Can you remember the beginning of March and the changes that were coming your way?
Maybe your child’s school was suddenly talking about closing its physical doors or your employer was checking in on your capacity to work from home. You might have been looking at options for staying safe at work - seeking out masks, gloves, and protective gear, because your job was deemed essential.
If you turned on the news, media messages were focused on hygiene safety, no more hugs or handshakes as greetings, and repeated warnings to wash your hands frequently and refrain from touching your mouth and nose.
It was a surreal time as we collectively learned how to live with the risks of the coronavirus.
While it would be nice to say all of that is behind us now, it wouldn’t be true. Four months later and the stress, if anything, has increased. Whether we know someone who is sick or not, we are all feeling the strain of extended isolation, fear, and an uncertain future. So what can we do?
Mental health experts say first it’s okay to acknowledge the strain and understand we are not alone in feeling the way we do. In an article on mental health and COVID-19, Melissa S. Ahaesy, M.Ed, a licensed mental health counselor who specializes in elder mental health, told Coastline’s Senior Scope magazine that she reminds her patients that it’s important to understand they are not alone and to not brush their feelings off and tell people they are “fine.” “Everyone feels alone right now. We’re all feeling lonely and out of sorts,” she told Senior Scope’s editor Seth Thomas. Elders, Ahaesy said, have “been raised to not ‘bother’ people. But, when they say they’re fine, they don’t get that extra phone call from a grandchild.”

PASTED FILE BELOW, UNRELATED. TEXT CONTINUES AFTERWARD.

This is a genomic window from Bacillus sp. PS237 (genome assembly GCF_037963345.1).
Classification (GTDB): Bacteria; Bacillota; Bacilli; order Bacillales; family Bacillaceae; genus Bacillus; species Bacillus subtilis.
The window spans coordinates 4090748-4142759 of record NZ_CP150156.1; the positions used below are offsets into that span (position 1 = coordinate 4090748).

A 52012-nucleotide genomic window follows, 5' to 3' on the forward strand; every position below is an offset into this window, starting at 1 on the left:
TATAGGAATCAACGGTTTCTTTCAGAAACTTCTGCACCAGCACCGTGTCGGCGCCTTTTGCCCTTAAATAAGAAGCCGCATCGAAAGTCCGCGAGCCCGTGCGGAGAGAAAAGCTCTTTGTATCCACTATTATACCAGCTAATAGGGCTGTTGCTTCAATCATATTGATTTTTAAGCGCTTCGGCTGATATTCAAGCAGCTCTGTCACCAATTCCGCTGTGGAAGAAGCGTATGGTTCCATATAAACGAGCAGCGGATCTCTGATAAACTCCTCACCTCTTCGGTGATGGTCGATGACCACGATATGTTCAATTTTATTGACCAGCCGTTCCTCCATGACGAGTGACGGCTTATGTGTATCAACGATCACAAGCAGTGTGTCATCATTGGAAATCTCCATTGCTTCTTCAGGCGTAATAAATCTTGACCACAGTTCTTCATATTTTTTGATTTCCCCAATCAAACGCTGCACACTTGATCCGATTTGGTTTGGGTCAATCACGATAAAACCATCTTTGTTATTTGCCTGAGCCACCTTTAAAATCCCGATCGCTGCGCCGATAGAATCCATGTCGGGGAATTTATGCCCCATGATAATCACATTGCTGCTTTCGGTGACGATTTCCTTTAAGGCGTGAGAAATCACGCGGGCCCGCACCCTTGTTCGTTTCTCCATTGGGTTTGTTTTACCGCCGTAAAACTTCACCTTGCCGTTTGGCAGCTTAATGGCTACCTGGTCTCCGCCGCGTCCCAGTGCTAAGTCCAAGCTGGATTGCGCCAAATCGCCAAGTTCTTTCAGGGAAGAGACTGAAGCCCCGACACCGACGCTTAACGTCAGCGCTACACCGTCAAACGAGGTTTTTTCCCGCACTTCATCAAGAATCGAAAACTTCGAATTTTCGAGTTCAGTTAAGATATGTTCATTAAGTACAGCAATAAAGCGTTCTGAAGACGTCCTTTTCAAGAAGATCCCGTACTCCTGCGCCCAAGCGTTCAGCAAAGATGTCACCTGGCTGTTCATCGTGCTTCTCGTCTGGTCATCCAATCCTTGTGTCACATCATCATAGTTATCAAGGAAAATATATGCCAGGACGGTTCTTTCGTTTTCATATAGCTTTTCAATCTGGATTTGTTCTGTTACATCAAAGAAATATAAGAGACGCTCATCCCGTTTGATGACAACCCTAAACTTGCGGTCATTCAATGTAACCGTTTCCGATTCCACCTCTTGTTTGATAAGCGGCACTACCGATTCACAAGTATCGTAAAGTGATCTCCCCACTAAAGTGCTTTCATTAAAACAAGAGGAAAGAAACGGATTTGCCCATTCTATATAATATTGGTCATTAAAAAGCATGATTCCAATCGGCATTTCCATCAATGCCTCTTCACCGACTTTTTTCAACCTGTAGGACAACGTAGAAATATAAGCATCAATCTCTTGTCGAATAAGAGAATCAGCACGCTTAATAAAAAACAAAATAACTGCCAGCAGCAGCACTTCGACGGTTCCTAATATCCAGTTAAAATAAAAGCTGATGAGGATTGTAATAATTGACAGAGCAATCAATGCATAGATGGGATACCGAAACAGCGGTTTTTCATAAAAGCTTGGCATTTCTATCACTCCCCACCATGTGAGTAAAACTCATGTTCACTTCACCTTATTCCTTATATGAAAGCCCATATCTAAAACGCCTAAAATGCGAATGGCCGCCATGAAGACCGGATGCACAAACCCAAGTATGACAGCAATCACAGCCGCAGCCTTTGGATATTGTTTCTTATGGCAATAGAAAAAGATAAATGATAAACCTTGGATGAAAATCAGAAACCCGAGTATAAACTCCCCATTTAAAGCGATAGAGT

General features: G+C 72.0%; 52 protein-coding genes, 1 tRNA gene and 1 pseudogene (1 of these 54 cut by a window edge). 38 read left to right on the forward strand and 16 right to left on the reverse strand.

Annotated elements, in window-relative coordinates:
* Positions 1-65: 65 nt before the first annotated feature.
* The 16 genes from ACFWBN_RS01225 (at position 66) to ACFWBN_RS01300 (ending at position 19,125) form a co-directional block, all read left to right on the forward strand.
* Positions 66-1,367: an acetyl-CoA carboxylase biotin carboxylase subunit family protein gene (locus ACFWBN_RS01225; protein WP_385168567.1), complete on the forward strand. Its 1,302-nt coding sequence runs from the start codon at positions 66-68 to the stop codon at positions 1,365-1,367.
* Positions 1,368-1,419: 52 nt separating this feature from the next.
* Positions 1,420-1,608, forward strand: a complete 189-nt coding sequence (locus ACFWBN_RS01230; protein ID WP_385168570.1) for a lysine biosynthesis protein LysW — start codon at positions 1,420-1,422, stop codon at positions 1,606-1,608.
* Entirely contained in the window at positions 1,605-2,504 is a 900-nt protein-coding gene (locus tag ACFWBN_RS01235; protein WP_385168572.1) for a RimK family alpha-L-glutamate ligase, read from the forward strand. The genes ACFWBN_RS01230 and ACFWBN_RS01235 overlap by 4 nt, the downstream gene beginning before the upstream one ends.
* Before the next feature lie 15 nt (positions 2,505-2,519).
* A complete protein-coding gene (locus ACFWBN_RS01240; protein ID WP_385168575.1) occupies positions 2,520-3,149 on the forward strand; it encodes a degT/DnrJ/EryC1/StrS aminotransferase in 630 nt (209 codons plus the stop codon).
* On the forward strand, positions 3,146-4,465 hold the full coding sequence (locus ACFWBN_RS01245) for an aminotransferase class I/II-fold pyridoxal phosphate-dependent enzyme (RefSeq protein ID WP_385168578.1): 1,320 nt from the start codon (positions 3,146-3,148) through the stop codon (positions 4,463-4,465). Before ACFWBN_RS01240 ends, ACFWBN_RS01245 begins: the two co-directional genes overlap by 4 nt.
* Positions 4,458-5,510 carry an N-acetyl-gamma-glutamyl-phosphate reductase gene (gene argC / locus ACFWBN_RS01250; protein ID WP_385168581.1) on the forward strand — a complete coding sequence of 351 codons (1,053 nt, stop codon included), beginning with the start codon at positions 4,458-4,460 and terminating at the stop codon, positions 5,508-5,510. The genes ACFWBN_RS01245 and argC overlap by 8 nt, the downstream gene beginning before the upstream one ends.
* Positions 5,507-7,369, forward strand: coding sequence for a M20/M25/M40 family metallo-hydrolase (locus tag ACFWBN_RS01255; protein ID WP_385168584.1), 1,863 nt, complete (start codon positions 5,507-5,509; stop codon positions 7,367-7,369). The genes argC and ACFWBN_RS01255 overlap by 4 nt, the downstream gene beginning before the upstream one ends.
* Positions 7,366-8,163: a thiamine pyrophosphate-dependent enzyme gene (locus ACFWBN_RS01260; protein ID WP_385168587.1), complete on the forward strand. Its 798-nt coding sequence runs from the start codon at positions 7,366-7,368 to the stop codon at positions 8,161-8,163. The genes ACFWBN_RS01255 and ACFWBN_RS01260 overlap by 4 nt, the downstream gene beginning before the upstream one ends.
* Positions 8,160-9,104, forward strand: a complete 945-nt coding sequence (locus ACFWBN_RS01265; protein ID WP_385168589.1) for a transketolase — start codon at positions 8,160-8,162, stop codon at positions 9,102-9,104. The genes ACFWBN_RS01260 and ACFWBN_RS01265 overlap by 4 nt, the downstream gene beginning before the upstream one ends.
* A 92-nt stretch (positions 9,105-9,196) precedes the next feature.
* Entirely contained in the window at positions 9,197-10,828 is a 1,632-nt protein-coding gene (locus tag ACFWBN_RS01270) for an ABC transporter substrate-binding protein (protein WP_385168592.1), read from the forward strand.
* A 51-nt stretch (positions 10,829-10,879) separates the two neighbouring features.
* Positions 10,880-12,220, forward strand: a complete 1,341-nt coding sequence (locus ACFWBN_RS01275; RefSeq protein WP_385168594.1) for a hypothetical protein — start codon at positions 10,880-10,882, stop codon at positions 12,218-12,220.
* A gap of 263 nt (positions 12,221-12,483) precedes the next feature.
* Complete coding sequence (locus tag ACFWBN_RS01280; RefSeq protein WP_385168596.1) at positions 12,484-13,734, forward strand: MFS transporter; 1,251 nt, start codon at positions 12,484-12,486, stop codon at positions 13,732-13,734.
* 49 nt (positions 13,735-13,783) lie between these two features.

For those feeling stressed or anxious, Ahaesy recommends taking a break from the news and spending some time outdoors walking or sitting with a friend. Most of all, she and other mental health experts, say if you need someone to talk to, reach out and ask for help.